______________________________________ Average Total % ofDisc Abrasive Cut (g) Control B______________________________________Example 10 203 145Control B 140 100Control C fused alumina 117 84______________________________________
This example illustrates the use of ferric nitrate as a precursor for the nucleating agent, alpha ferric oxide. Alpha alumina monohydrate, deionized water and 16N nitric acid were dispersed in a continuous blender/disperser and the resultant sol centrifuged in a continuous centrifuge and the supernatant sol collected and mixed with a 10% ferric nitrate solution with agitation provided by an air motor-powered "Jiffy" brand mixer. The resultant sol was dried in a polyester-lined 5.5 cm×46 cm×65 cm aluminum tray, crushed, and screened, as described in Example 5, and calcined and fired as described in Example 9.
This example is similar to Example 11 except the amount of ferric nitrate was increased.
This example is similar to Example 11 except a greater amount of ferric nitrate was added by metering and in-line blending rather than by a batch process.
This example is similar to Example 11 except the alpha ferric oxide is added as such instead of as a precursor. The alpha alumina monohydrate sol was made as described in Example 11 and 0.2×0.02 micrometer alpha ferric oxide particles were dispersed in the sol at high speed for 10 minutes in the 6 liter stainless steel vessel of a "Waring" blender. The resultant sol was dried in polyester-lined trays, calcined and fired as described in Example 5.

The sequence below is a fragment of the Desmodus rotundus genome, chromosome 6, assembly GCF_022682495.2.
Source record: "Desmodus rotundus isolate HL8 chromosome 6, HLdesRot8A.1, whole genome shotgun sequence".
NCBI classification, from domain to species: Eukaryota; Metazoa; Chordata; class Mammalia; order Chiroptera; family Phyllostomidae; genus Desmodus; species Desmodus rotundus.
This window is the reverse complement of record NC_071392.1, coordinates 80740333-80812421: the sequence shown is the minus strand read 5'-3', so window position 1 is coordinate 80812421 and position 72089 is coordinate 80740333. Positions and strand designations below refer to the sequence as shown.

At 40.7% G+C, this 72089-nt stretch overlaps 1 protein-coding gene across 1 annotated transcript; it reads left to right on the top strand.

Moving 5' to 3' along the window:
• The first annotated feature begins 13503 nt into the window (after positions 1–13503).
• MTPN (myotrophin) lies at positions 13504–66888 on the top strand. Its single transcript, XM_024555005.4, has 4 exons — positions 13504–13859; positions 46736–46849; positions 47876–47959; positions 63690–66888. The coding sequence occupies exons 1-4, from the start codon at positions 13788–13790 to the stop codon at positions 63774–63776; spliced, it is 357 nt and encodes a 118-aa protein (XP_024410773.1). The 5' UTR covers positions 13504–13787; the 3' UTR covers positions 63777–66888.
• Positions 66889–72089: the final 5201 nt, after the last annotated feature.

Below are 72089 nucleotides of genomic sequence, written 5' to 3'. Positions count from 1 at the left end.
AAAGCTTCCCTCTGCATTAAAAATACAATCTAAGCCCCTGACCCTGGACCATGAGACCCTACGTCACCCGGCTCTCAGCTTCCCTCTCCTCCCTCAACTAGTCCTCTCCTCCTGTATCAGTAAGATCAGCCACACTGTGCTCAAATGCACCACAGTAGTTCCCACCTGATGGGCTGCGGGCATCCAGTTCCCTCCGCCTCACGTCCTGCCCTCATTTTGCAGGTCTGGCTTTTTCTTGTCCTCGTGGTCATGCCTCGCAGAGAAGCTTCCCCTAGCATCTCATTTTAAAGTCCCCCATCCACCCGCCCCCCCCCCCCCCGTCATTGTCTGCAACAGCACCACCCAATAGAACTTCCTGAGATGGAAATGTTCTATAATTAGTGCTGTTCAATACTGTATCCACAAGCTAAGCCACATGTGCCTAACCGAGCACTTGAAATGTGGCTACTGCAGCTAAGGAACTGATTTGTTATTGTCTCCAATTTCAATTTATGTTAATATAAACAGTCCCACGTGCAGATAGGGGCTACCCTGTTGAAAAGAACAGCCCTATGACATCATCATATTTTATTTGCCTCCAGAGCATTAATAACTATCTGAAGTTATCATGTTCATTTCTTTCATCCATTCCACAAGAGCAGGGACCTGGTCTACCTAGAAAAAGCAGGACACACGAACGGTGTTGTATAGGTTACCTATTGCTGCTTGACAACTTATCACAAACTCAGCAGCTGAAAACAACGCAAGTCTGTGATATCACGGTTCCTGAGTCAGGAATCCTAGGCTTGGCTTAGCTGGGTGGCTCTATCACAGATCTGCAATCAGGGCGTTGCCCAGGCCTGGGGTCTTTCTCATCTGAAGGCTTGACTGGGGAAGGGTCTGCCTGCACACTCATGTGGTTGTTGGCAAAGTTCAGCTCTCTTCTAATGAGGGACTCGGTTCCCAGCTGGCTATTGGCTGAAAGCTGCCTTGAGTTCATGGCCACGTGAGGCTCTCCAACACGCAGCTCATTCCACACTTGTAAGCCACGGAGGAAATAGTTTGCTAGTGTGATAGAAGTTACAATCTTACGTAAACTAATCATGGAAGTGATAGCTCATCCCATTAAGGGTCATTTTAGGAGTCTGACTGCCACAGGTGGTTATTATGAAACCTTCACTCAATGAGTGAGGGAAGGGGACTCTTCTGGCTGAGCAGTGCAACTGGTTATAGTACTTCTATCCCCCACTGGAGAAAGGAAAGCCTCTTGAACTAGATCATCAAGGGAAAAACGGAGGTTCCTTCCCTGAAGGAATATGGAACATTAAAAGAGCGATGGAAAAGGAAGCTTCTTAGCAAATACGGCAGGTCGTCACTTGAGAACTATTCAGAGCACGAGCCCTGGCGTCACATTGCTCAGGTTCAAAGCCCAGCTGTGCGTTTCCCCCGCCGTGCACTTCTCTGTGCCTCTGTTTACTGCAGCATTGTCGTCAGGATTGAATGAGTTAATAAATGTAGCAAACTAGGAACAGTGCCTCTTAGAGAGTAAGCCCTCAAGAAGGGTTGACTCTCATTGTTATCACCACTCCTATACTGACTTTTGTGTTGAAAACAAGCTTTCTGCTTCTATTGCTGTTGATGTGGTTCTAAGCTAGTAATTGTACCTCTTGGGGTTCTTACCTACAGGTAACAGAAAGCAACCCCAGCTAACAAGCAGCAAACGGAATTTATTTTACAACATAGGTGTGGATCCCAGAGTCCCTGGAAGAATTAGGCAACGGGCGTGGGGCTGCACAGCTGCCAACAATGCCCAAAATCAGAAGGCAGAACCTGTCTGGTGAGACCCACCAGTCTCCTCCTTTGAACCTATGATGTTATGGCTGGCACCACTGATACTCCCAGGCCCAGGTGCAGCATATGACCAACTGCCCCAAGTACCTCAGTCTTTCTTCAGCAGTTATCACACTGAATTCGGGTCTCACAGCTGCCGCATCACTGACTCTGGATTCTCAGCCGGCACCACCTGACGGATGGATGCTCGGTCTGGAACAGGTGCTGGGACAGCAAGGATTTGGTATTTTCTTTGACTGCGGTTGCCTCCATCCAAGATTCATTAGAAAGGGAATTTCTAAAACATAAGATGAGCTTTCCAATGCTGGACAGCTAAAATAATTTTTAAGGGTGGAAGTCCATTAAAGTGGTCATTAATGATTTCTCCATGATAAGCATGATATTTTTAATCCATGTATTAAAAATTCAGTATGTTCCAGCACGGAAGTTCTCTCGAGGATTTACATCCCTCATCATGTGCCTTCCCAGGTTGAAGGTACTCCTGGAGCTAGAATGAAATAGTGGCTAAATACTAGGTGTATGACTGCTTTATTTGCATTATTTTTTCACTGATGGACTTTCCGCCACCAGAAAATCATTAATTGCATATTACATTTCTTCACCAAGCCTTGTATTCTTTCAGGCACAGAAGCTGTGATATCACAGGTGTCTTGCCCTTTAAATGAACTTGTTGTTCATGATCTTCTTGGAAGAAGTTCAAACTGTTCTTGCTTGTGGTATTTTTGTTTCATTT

These examples were prepared to verify nucleation at very low concentrations of nucleating agent. 2.5 liters of deionized water, 2.5 kilograms of Sumitomo Chemical Co. Ltd. AKP-50 alpha alumina powder and 9 g of 15N reagent grade nitric acid were dispersed at high speed for three minutes in the 6 liter stainless steel vessel of the "Waring" blender. The resultant suspension was centrifuged at 1000 times the force of gravity for 50 minutes and the supernatant removed. That supernatant was centrifuged at 1300 times the force of gravity for 50 minutes and its supernatant removed. The resultant supernatant was again centrifuged at 1300 times the force of gravity for 50 minutes. A portion of the latter supernatant was mixed using an air-powered "Jiffy" mixer with a sol prepared as described in Example 11 to provide weight percentages of alpha alumina; based on the weight of the Al2 O3 in the alpha alumina monohydrate of 0.01% (Example 15), 0.05% (Example 16), and 0.25% (Example 17). The sols were dried in polyester-lined aluminum trays then calcined and fired as in Example 5.
This example and Example 19 were prepared to verify nucleating at a very high concentration of nucleating agent. 625 g of Sumitomo Chemical Co. Ltd. alpha alumina AKP-50, 3000 ml deionized water and 3.5 g of 16N regeant grade nitric acid were dispersed at high speed for 3 minutes in the 6 liter stainless steel vessel of a "Waring" blender. A portion of the resultant alpha alumina suspension was mixed using a "Jiffy" mixer with an alpha alumina monohydrate sol, described in Example 11, in an epoxy resin-lined 19 liter steel vessel. The sol/suspension was heated to 100° C. in the open vessel and stirred daily using the "Jiffy" mixer for 2 days until the sol/suspension thickened. The thickened composition was then placed in 6.6 cm×46 cm×65 cm polyester-lined trays, dried and fired as described in Example 5 to a ceramic.
A sol/suspension made as described in Example 18 was combined with a 38% magnesium nitrate solution using metering pumps and an in-line mixer to produce a gel which was dried in trays and processed as described in Example 5 to a ceramic.